Do Coping Motives and Perceived Impaired Control Mediate the Indirect Links from Childhood Trauma Facets to Alcohol-Related Problems?
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This study examined how childhood trauma might indirectly increase impaired control (IC) over alcohol (i.e., drinking beyond one’s own intentions) and thereby increase alcohol use and problems through the employment of coping motives. The study participants were 612 university students. The study revealed that male participants were less likely than female participants to have been emotionally abused as a child and that they used greater amounts of alcohol than female participants. Childhood experiences of physical neglect were directly linked to increases in IC and alcohol use. Childhood experiences of emotional and sexual abuse were directly linked to increased coping motives and indirectly linked to increases in alcohol use and its related problems through increased coping motives and IC. Consistent with behavioral economics theory—which maintains that individuals previously deprived of resources (i.e., physically neglected) consume more reinforcing substances when they are available than others—this study demonstrated a direct link between physical neglect and IC. The researchers also found partial support for the self-medication hypothesis, which suggests that individuals drink to alleviate undesirable affective states. Experiences of childhood emotional and sexual abuse trauma indirectly contributed to alcohol use and its related problems via the mediating mechanisms of more coping motives and IC. These findings suggest that coping motives could be a therapeutic target for intervention among those with childhood experiences of sexual or emotional abuse.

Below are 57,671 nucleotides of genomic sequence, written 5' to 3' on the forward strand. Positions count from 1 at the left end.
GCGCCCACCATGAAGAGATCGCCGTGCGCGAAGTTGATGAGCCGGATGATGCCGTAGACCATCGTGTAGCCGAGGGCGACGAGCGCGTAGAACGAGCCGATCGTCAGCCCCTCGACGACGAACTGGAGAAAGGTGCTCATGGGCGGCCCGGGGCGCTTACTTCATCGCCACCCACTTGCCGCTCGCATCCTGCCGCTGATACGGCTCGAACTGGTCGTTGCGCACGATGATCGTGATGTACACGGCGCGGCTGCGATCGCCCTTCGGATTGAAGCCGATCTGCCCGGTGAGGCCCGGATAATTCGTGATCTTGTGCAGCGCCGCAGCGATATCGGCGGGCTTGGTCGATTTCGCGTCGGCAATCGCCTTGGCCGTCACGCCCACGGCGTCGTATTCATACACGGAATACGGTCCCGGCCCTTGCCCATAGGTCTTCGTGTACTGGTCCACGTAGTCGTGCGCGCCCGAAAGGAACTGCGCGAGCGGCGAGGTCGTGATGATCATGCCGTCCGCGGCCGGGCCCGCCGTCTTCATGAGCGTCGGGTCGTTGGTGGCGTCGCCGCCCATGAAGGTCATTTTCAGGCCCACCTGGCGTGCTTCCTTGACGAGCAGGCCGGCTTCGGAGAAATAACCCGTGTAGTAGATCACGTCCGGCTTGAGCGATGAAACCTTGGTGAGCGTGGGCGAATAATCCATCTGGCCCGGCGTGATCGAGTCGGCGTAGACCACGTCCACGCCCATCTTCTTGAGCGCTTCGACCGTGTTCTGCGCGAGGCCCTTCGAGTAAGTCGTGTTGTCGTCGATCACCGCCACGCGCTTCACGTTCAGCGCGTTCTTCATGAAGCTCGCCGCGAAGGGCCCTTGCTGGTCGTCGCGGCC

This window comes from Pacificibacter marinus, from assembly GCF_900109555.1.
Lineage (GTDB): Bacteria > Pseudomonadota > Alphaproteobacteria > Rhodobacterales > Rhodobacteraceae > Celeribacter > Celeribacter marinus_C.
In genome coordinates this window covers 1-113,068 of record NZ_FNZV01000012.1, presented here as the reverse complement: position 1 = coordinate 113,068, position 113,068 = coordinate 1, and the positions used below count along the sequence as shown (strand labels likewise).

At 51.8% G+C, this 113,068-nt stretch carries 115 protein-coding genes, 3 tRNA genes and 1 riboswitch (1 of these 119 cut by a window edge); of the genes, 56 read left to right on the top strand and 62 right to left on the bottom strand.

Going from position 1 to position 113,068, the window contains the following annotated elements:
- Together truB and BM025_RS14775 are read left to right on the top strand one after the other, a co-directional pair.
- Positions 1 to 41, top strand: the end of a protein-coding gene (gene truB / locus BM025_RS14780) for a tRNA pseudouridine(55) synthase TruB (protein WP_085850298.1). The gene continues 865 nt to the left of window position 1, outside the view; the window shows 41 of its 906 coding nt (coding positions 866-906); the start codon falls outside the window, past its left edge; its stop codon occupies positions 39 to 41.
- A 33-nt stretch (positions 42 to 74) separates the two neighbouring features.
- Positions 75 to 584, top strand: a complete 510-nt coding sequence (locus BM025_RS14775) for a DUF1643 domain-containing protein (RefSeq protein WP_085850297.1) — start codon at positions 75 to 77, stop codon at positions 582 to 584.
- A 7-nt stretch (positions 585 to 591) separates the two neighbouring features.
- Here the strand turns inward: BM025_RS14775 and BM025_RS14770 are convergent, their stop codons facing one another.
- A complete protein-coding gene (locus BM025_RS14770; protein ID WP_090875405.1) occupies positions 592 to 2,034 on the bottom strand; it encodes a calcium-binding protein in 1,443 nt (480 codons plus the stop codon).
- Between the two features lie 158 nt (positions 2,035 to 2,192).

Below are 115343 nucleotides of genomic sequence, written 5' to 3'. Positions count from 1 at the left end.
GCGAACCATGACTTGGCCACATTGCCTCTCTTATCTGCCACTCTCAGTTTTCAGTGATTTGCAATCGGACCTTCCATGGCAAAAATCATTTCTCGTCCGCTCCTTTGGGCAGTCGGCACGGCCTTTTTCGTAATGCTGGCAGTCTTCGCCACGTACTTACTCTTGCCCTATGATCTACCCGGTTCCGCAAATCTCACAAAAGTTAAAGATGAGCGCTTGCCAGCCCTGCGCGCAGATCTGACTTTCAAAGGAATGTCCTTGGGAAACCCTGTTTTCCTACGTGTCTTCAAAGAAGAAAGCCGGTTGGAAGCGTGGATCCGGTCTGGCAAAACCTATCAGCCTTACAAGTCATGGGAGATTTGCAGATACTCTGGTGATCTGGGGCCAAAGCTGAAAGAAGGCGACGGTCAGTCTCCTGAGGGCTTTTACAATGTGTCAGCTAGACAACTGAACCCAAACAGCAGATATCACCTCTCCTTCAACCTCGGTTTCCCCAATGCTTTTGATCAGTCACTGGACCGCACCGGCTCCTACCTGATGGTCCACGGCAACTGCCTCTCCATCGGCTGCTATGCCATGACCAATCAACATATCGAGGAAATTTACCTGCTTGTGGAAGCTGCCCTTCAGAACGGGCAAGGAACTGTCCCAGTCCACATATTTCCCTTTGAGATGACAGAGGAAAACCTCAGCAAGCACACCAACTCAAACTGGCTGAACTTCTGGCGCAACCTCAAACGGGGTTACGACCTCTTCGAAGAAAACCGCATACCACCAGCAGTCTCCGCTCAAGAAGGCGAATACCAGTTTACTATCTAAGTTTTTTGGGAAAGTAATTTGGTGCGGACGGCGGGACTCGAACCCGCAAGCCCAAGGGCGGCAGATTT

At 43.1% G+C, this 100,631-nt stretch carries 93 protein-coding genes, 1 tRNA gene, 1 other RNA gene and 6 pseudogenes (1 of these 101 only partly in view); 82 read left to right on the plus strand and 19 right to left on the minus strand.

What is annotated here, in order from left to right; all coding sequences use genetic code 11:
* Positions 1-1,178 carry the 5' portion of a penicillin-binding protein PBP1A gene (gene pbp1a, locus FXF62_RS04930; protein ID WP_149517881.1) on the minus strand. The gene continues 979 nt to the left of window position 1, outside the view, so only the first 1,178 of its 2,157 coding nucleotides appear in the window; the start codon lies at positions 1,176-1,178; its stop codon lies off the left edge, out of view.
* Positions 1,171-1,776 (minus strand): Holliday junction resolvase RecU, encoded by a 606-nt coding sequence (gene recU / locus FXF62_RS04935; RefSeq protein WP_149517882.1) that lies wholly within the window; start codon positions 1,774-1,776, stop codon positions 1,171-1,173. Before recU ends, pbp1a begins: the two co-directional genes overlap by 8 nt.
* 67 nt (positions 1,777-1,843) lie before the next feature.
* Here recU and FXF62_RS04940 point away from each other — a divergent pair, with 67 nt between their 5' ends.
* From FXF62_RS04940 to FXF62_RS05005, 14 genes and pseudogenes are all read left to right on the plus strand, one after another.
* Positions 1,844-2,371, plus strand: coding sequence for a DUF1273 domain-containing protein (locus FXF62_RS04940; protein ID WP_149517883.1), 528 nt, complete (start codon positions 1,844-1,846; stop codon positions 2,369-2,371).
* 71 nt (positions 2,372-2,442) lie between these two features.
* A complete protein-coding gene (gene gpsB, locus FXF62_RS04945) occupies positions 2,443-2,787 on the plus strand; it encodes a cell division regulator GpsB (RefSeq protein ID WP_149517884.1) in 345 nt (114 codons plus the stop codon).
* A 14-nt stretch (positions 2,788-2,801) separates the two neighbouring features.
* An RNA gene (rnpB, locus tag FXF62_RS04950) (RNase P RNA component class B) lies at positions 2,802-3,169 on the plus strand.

This paper, “Do coping motives and perceived impaired control mediate the indirect links from childhood trauma facets to alcohol-related problems?,” was funded by the National Institute on Alcohol Abuse and Alcoholism (NIAAA) and published in the journal Behavioral Sciences.